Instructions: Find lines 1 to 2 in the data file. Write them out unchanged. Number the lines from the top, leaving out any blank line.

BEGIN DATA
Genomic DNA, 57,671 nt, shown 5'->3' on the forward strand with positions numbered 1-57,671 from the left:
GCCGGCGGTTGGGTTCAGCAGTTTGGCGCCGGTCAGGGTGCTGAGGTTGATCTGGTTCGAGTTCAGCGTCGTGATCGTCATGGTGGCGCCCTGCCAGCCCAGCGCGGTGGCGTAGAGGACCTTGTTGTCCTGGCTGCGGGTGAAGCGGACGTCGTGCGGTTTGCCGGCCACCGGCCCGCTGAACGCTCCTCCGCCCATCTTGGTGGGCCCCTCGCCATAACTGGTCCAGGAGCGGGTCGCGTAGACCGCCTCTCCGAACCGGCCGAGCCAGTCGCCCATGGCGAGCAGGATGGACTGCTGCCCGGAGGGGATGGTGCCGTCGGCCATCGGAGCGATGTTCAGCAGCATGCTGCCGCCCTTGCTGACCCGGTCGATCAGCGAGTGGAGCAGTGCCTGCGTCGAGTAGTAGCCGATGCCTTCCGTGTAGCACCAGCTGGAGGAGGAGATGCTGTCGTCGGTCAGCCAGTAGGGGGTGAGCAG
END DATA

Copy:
Genomic DNA, 57,671 nt, shown 5'->3' on the forward strand with positions numbered 1-57,671 from the left:
GCCGGCGGTTGGGTTCAGCAGTTTGGCGCCGGTCAGGGTGCTGAGGTTGATCTGGTTCGAGTTCAGCGTCGTGATCGTCATGGTGGCGCCCTGCCAGCCCAGCGCGGTGGCGTAGAGGACCTTGTTGTCCTGGCTGCGGGTGAAGCGGACGTCGTGCGGTTTGCCGGCCACCGGCCCGCTGAACGCTCCTCCGCCCATCTTGGTGGGCCCCTCGCCATAACTGGTCCAGGAGCGGGTCGCGTAGACCGCCTCTCCGAACCGGCCGAGCCAGTCGCCCATGGCGAGCAGGATGGACTGCTGCCCGGAGGGGATGGTGCCGTCGGCCATCGGAGCGATGTTCAGCAGCATGCTGCCGCCCTTGCTGACCCGGTCGATCAGCGAGTGGAGCAGTGCCTGCGTCGAGTAGTAGCCGATGCCTTCCGTGTAGCACCAGCTGGAGGAGGAGATGCTGTCGTCGGTCAGCCAGTAGGGGGTGAGCAG